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In the Company of the Heroes of the Sarajevo Haggadah – Imam Afroz Ali

In the Company of the Heroes of the Sarajevo Haggadah

The Florida- based Pastor Terry Jones may be completely unaware that part of his act of burning the Qur’an (or, Koran as he prefers to articulate the word) may be quite Islamic (which he claims to hate).You see, the Shari’ah injunction for disposing of spoilt, damaged or unwanted Sacred script is that it should be burnt. In his ignorance, he may be doing an unnecessary favour. God indeed works in mysterious ways, but ignorance of God can often lead one to miss the mystery.

Ignorance can be bliss, and Pastor Jones’s level of knowledge about Islam, amongst many other things, is one of blissful ignorance. According to a 10th August Gainesville District Court of USA deposition, his information about Islam mainly came from watching videos on the YouTube. Unfortunately that kind of point of reference differs little for most who hold and preach anti-Islamic sentiments. But the circus of burning books is not limited to anti-Islamists, but includes bigots from all walks of life hell-bent to preach hate in whatever form they can; for them how much they express their hate for the other is a proof of how much faith they have in “their” god. And, such flaming bigotry has not been limited to books; it has historically included libraries. Known as libricide – a term forgotten (even spell-check does not recognise it!) but not its ugly tradition – the burning and destruction of books as an assertion of self-righteousness over another religion or culture through acts of political warfare or religious repression is nothing new.

And so to counter the bliss of ignorance in many of us as well, it is timely to turn the pages of history to learn about the art of burning books, and libraries, that Pastor Jones has not aspired to alone, but also to reflect on some who transcended, with goodly courage, such unholy hatred.

First with some history of the art of burning books. In the year 50 AD, a roman soldier confiscated a Torah Scroll and publicly burnt it, which nearly caused a full revolt by the Jews against the largely tyrannical Roman procurator Cumanus, and quickly resolved by beheading the Roman soldier to appease the Jews.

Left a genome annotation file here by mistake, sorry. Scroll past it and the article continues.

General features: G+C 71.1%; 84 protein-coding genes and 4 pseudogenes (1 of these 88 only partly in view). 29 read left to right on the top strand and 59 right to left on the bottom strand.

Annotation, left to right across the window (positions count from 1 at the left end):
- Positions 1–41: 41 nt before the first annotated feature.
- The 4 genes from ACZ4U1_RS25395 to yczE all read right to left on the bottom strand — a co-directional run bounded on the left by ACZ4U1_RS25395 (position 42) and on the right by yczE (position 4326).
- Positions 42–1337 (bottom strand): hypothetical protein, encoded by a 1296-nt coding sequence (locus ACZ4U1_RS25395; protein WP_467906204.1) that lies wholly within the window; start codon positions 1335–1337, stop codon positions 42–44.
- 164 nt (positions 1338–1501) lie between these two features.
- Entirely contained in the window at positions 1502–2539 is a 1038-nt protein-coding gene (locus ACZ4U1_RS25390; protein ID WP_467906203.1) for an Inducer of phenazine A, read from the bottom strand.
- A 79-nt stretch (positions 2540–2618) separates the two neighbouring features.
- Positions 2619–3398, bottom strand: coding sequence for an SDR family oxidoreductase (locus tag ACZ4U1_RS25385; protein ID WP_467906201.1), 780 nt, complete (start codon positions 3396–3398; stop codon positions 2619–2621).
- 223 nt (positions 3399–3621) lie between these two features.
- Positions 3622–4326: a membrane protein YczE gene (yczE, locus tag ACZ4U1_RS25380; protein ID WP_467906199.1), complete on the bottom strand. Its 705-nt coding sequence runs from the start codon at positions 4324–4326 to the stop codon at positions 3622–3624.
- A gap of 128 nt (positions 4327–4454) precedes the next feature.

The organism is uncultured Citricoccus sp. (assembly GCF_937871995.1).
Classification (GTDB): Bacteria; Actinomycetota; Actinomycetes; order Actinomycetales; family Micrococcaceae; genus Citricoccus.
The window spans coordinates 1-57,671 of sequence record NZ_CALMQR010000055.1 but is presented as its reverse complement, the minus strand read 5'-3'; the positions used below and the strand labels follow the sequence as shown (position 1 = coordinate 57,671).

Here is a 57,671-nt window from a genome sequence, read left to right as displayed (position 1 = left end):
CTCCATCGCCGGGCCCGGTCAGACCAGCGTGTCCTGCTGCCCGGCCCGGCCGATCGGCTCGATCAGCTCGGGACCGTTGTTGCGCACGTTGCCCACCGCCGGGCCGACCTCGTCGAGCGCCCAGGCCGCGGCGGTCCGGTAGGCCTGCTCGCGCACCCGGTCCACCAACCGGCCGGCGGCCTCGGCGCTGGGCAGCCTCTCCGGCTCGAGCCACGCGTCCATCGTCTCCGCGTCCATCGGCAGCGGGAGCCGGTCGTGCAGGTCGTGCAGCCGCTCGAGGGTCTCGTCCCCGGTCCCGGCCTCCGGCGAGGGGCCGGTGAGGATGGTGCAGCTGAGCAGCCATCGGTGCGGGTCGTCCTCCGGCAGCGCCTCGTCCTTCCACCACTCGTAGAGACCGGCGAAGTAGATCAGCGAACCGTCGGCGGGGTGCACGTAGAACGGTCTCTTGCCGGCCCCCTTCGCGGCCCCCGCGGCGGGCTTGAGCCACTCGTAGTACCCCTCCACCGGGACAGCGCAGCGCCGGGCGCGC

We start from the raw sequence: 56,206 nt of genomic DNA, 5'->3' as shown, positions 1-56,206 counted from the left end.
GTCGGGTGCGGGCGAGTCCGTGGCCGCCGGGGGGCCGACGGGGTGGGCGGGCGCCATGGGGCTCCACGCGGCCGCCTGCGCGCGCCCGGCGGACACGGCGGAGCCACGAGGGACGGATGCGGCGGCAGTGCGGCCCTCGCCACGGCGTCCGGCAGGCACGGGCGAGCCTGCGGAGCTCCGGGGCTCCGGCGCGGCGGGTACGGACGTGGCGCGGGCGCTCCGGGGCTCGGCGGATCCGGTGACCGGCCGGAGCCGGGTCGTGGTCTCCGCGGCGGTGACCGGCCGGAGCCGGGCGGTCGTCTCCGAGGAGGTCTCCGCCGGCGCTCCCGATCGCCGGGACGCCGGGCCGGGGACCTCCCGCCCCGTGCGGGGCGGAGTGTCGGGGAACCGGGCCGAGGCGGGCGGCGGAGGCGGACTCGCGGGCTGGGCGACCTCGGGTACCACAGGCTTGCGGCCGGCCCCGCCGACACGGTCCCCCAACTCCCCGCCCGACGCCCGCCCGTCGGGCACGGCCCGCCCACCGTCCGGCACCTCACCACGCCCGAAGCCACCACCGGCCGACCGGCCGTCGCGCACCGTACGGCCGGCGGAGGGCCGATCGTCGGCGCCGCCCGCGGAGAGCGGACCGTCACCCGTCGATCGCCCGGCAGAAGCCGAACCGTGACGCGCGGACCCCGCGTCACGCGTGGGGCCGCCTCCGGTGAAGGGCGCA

Diocletian, another tyrannical Roman emperor, burnt Christian biblical literature as part of his increased persecution of Christians. One of the great heroes of the time, Saint Vincent of Saragossa who was a Christian deacon was executed by Diocletian for refusing to publicly declare the acceptability of burning the Holy Scripture. He is today warmly remembered in Catholic tradition as the one who preferred the preservation of the Scripture over his own life. In the 12th century, the great Cordovan Muslim geographer and descendent of the final Messenger of God, Muhammad (upon whom be peace and blessings of God), Muhammad al-Idrisi al-Qurtubi, recorded in his travel logs about the shrine of St. Vincent of Saragossa in the Iberian peninsula, that it was constantly guarded by ravens and called it Kanisah al-Ghurabi (Church of Ravens).

A Muslim governor from Turkic background, Bikhtyar Khilji, quite a fanatic, burnt down an entire library of Buddhist scriptural literature in Bihar India in the 12th century. Minhaj as-Siraj recorded in his Tabaqat al-Nasiri, that Khilji not only burnt down the oldest library of Buddhist scholarly works, but also beheaded Buddhist monks for their religion. The library is said to have burnt for months due to the number of manuscripts in the library that fuelled the fire.

The most diversely catalogued library of the Islamic Samanids was burnt down by the invading Turks in 11th century. The great scholar Ibn Sinna (Avicenna) tried unsuccessfully to save the many manuscripts whilst the library burnt like an inferno.

One of the worst acts of libricide was the mega-destruction in the 13th century of one of the largest literary institutes the world has ever seen- House of Wisdom (Bayt al-Hikmah) destroyed by the invading Mongols of Baghdad. The River Tigris was recorded as flowing in black ink due to the enormous amounts of manuscripts of Islamic Sciences thrown in there to be destroyed by the Mongols.

In 16th century, the Catholic Bishop of Yucatan burnt precious Sacred books of the Maya people. Similarly, the Bishop of London burnt William Tyndale’s translation of the New Testament in London.

In the 18th century, the Holy Roman Empire ordered a complete burning of the works of Johann Christian Edelmann due to, amongst others, his deistic opinions and assertion that Jesus, upon whom be peace of God, was a human and not the son of God.